The key role of hydrogen in the decarbonization puzzle

Hydrogen has been assigned a major role in the maritime decarbonization puzzle, as it promises to be a cost-effective green alternative for large ocean-going vessels.

“Hydrogen and Fuel Cells (FCs) for maritime transport have been demonstrated in numerous pilot vessels over the last two decades. Recently, the power range of the fuel cell systems has increased from a few hundred KiloWatts (kW) to MegaWatts (MW), making these systems suitable for car ferries and smaller cruise ships,” Ingebjørg Telnes Wilhelmsen, General Secretary, Norwegian Hydrogen Forum, said during a virtual roundtable talk held ahead of Nor-Shipping Hydrogen Blue Talks – Fuelling the Future conference in June.

“Interestingly, Ballard Power Systems Europe is currently in the final steps of approval for their 200-kW maritime FC module, a suitable building block for MW-sized FC propulsion systems. Such innovations have the potential to really accelerate developments and adoption.”

However, before hydrogen can become a commercially viable alternative to fossil fuels it needs to overcome the ‘chicken and egg’ dilemma of scalability and infrastructure investment.

With numerous governments announcing their net-zero plans and giving hydrogen a central role in their strategies it is expected that hydrogen investment will see a boom in the upcoming period.

“It’s safe to say that an enormous amount of money is needed. At the moment it’s a typical ‘chicken and egg’ situation. However, after several false starts, I believe we’re now seeing positive moves by many authorities and leading companies, with large budgets set aside and financial incentives throughout the value chain, for example in the EU,” Knut Linnerud, CEO, H2 Cluster, said.

“This trend should enable private companies to dare to invest in long-term adoption. In this respect, I think the egg might be about to hatch.”

“Public procurement should be used as an accelerator. As an example, here in Norway public agencies procure goods and services for close to EUR 58 billion a year. The Norwegian government has strong ambitions to phase in low- and zero-emission technology in the transport sector in general, and in public maritime transport in particular. They have stated that they will contribute to the requirement for zero and low emissions in future tenders for ferries and high-speed passenger boats. Hydrogen development can benefit from this approach,” Wilhelmsen commented.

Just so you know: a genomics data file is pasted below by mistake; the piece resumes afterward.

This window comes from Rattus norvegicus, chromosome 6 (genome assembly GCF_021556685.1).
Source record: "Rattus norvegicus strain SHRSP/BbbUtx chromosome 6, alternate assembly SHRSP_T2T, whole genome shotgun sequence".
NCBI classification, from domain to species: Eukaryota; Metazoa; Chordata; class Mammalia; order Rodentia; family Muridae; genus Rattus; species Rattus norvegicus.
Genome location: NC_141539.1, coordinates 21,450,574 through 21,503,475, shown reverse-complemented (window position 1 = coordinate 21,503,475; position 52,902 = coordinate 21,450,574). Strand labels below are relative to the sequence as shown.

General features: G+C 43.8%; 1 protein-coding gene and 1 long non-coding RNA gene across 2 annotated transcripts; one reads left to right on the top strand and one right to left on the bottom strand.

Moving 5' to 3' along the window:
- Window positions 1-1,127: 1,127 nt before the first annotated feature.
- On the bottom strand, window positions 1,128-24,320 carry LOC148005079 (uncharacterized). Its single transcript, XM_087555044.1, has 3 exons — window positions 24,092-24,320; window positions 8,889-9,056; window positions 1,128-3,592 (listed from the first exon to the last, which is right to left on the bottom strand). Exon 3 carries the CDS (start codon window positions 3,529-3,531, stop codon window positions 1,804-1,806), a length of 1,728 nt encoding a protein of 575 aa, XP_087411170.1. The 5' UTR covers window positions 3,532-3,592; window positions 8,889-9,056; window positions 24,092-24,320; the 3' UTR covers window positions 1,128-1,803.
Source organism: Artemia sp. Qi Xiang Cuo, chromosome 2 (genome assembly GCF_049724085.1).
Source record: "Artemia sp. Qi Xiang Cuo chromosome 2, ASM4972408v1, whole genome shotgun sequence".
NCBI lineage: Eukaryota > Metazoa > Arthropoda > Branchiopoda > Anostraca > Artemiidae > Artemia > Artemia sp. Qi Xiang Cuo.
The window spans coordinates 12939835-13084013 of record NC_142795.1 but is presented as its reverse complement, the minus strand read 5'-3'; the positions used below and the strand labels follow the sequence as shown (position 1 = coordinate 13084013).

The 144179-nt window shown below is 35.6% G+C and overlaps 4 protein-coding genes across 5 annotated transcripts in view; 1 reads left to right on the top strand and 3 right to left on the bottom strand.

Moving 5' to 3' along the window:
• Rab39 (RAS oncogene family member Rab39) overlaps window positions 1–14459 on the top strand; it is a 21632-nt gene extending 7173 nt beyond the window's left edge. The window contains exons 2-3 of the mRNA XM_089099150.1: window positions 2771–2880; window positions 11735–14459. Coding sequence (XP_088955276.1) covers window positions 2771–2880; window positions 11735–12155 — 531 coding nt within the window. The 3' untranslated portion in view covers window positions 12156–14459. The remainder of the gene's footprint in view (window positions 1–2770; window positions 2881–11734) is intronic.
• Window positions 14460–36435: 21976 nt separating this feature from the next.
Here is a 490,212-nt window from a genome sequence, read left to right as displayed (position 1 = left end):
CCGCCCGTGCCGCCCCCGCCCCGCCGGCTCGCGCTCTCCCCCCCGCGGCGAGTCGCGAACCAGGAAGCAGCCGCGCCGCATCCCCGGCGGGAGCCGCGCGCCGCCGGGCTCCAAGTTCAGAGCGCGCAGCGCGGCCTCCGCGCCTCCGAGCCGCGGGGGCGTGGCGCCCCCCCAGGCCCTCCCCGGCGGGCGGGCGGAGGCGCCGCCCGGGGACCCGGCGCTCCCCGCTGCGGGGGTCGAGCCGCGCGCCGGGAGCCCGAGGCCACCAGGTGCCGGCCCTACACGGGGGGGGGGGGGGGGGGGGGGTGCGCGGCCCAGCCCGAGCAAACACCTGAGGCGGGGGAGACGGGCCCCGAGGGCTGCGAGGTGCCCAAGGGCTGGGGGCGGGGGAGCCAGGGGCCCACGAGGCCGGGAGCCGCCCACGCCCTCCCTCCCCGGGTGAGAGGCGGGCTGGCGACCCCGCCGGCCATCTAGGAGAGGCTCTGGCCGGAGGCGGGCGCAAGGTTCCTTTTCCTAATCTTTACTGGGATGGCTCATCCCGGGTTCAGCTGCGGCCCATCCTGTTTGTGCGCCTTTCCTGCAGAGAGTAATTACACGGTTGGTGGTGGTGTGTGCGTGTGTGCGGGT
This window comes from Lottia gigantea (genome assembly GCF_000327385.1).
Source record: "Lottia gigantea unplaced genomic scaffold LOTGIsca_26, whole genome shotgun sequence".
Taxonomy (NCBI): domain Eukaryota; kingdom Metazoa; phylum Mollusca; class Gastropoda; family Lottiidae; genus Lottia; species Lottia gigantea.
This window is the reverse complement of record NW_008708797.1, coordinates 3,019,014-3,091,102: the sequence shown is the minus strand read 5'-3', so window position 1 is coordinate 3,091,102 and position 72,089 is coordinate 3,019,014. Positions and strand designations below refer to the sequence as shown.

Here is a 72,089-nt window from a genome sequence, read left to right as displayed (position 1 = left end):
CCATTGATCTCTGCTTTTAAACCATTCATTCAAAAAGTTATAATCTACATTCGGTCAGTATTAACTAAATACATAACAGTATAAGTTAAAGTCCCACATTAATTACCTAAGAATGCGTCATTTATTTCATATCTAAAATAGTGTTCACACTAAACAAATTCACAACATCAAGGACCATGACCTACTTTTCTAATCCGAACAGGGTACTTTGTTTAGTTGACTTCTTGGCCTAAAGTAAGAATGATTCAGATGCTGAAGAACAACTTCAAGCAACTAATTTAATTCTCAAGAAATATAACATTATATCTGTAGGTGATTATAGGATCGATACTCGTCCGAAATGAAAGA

Speaking on the role of ammonia vs hydrogen in the decarbonization puzzle, Hege Økland, CEO, NCE Maritime Cleantech believes hydrogen and ammonia are not competitors, but should be viewed as supplementary to each other.

“For vessels with higher speed and shorter regular routes hydrogen fuel cells are the best option. However, for vessels with lower speed covering longer distances, such as deep-sea vessels, ammonia will be a better choice,” he pointed out.

 Ammonia has a significantly higher energy density than pure hydrogen, Wilhelmsen explained.

That means fuel storage of ammonia will take up less space than hydrogen on-board, and/or ammonia will provide for longer periods between refuelling.

“For medium and larger ships, ammonia will become an attractive zero emission fuel,” he noted.

“Ammonia can be converted in internal combustion engines, so retrofitting existing vessels to utilize ammonia can enable significantly reduced emissions. Some larger maritime engine and propulsion system suppliers, like Wärtsilä, have now developed ammonia powered combustion engines.”

Moving forward, the biggest challenge to the uptake of hydrogen, is the ‘power economy’, Linnerud explains, as it is still overwhelmingly controlled by those with the largest reserves/ownership of fossil fuels.

“So, there are enormously influential forces associated with the oil and gas sector, now and into the foreseeable future. This impacts upon democracies through lobbying and propaganda, while dictatorships are unwilling to turn their backs on major sources of wealth. There is an iron grip upon energy that, somehow, needs to be broken.”

Bjørn Saltermark, General Manager Maritime Forum South and Project manager GCE NODE, said that majors challenges ahead will include the establishment of infrastructure for fuelling the short-sea fleet ASAP, then doing the same for the deep-sea fleet in the future.

“The transition is moving too slowly to reach the ambitious goals set for shipping. It is also a major challenge to ensure the availability of new fuels such as hydrogen, building the necessary value chains. And of course, this question of availability creates an understandable uncertainty for shipowners,” Økland noted.

Despite all of these challenges, Linnerud views hydrogen as the best solution with the potential for large-scale adoption in connection with the development of renewable energy and power grids.

“Batteries, I think, will also have a role to play, but not nearly as crucial in the long-term as we look to solve the climate crisis,” he concluded.